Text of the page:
We are looking for creative and energetic interns to serve at our City Hall, West LA and Westchester offices. Those selected will work closely with the professional staff of the elected office in one or a number of areas including public policy, land use and planning, communication, transportation issues, research, and community outreach efforts. Each internship offers an enriching experience for students and other candidates looking for hands-on experience in local city government. Find out more and apply at:

Helpful Links

  • Contact Us – Submit a comment, question or concern, using our helpful website form.
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  • Request City Services – Have a pothole that needs to be filled or a tree that needs to be trimmed? Submit a service request directly to the city.
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Community Calendar – Attend a Community Event at Your Local Library!

Find out more about just some of the great neighborhood events at some of the many libraries around the Westside. CLICK ON THE LINK TO EACH LIBRARIES’ WEBSITE TO SEE EVEN MORE EVENTS!

Have an event you would like listed? Email to submit events.

  • Westchester Library library_for_web.jpg

    • Story time – Held on Wednesdays, from 10:15am – 11am. Join them for stories, songs, rhymes and more. Lasts about 30 minutes, followed by 15 minutes of playtime.
    • Baby Story Time – Held on Mondays, from 10:15am -10:50am. For children 18 months and under and their caregiver. Lasts about 20 minutes, followed by 15 minutes of playtime.
    • Computer Basics Class – Noon on Thursday, March 5 and Thursday, March 26. Free introductory class for those just starting to learn more about computers.
  • Playa Vista Library
    • Chess Club – Held on Wednesdays, from 4:15pm – 5:15pm, ages 6-12. For kids to learn and play chess as taught by a master chess player.
    • Conversation with Author Yaja Boren, Holocaust Survivor – Saturday, March 14, 3pm. Yaja Boren is the author of her memoir “We Only Have Each Other,” and her novel “There are No Strangers.” Ms. Boren is a holocaust survivor of five concentration camps including Aushwitz. She now lives in Playa Vista, and contributes to our local community. Hear her recall the history of holocaust survival, and learn about her life philosophy of love and kindness.
  • Venice-Abbot Kinney Memorial Library
    • Adult Yoga – Wednesdays, 12:30pm. Bring a mat & get ready to breathe. Open to all levels!
    • STAR Reader Story Time – Tuesdays at noon. (STAR –Story Telling and Reading) Storytelling to children either one-on-one or in small groups. Children earn a free book after 3 visits.
    • Chess Club –  Held on Thursdays, and starts at 4:15pm, for ages 6-15. For kids and teens to learn and play chess. The club is taught by a master chess player.
  • Mar Vista Library
    • Toddler and Pre-School Story Time – Wednesdays at 11am. Toddlers and preschoolers can join us for a fun storytime full of rhymes, fingerplays and picture books!
    • Seuss-a-Mania! – Saturday, March 7, 2pm – 3pm. Celebrate a silly Seuss day! Join in the fun with your favorite characters, from the “Cat in the Hat” to “Sam I Am!” Enjoy crafts, songs, stories and more!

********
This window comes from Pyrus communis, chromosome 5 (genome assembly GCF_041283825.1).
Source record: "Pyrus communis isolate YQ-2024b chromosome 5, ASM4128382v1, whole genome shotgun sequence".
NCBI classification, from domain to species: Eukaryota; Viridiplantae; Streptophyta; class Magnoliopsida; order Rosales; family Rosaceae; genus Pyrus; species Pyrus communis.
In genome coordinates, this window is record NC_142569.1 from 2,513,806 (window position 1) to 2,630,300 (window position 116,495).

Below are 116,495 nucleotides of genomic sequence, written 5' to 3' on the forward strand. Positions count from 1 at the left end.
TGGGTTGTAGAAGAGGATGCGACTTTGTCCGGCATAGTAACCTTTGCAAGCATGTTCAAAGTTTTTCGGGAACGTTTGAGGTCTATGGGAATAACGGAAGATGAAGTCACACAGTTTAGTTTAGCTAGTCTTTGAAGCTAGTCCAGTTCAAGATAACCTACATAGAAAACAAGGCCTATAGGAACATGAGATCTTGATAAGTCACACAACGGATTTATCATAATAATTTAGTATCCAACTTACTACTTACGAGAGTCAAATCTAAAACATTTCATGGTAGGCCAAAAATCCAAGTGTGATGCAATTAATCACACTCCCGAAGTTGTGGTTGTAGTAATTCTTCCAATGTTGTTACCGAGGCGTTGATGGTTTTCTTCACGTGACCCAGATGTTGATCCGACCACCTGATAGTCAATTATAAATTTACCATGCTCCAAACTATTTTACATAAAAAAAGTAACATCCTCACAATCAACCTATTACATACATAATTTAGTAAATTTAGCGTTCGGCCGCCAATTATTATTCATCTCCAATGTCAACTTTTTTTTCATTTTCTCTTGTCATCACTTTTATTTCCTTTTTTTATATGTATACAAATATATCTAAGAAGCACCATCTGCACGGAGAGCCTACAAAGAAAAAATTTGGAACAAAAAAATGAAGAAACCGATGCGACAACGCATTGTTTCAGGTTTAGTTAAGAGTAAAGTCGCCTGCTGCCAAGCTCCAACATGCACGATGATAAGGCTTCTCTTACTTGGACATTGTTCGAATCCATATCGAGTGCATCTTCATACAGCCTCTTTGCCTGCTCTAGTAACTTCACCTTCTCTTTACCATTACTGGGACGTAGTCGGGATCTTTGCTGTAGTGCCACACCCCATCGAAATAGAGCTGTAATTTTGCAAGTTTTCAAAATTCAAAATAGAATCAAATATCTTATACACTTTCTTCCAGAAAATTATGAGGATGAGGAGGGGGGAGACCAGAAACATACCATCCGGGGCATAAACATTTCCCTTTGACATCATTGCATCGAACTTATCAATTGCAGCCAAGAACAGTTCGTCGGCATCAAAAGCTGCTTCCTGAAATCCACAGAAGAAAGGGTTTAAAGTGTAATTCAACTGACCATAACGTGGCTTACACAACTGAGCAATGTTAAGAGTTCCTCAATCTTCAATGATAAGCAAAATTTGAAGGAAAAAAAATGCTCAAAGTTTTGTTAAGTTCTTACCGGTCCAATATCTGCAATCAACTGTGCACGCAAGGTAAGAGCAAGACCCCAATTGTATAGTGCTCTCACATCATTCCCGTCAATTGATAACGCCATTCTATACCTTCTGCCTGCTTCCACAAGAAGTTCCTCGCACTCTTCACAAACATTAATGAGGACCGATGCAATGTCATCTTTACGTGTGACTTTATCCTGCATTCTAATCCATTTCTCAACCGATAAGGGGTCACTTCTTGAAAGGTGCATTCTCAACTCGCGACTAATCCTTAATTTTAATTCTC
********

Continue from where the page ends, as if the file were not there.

• Irish Poetry with Joe Prami – Saturday, March 14, 2pm. Joe Praml, a former London-based stage actor, will read from a selection of Irish poetry to celebrate St. Patrick’s Day.
  • West Los Angeles Regional Library
    • NAMI Peer-to-Peer Support Group – Wednesday, March 4 and Wednesday, March 18, 6pm to 7:30pm. NAMI Peer-to-Peer is a recovery support group for adults living with mental illness in which people learn from each other’s experiences, share coping strategies, and offer each other encouragement, empathy, and community. PRIOR REGISTRATION REQUIRED. To register or to ask questions, please contact Ms. Andrea Pulcini at (310) 872-7944 or by email
  • Donald Bruce Kaufmann Brentwood Library
    • UCLA Gluck String Quartet in Recital – Thursday, March 5, 6:30pm. The acclaimed UCLA Gluck String Quartet, funded by a grant from the Maxwell H. Gluck Foundation, returns to the Brentwood Branch for a FREE classical recital. Composed of two violinists, a violist, and a cellist respectively, the group is known to “…show musical versatility while feeding off the energy from each other and the audience.”
    • USC and the Making of Los Angeles – Thursdays in March at 1pm. A six part lecture series by Dr. John G. (Tom) Tomlinson, Jr. Using the life of John R. Haynes (1853-1937) L.A. physician-millionaire-philanthropist and the development of USC, Dr. Tomlinson tracks the growth of L.A. from a dusty town of 12,000 in 1880 to an international metropolis approaching 1,000,000 in 1932 when the city hosted the Olympic Games. We will explore Los Angeles as a place of tuberculosis sanatoria, citrus orchards, oil fields, aqueducts, film sets, airports, and diverse and international peoples. Each class is 1.5 hours long. Registration is Required. Email or call (213) 740-7122
  • Pacific Palisades Library
    • College Scholarship Support Group – Wednesday, March 11, 6pm. As soon as you learn where you’ll be attending college, you’ll need to figure out how to pay for it all. Ideally, the time to start hunting for college scholarships is the summer between your junior and senior year of high school. Learn about the scholarship application process from C2 Education’s Jacob Kantor. He’ll explain how to find scholarships, when to apply and how to avoid scams.
    • Poetry, Spoken Word & Hip Hop Workshop – Mondays, March 16 & 23, Tuesday, March 31, Mondays April 6 & 13 from 3:30pm to 5:30pm. Los Angeles Public Library & Urban Word LA is offering a FREE poetry, spoken word and hip-hop workshop for teens, 13-19. Led byTedX Poet, Rachel Kann, the five-week workshop will be an opportunity for teens to take their poetry to the next level. Participants will also have the chance to enter the Los Angeles Youth Poet Laureate contest. The winner will also win a book deal to publish their first book of poems! Kann has performed her work from Royce Hall to San Francisco’s Palace of Fine Arts. She is a James Kirkwood Award for Fiction recipient.

Find out more about events at your local library at



Thank you for reading the March issue of Mike Bonin’s Neighborhoods First Newsletter.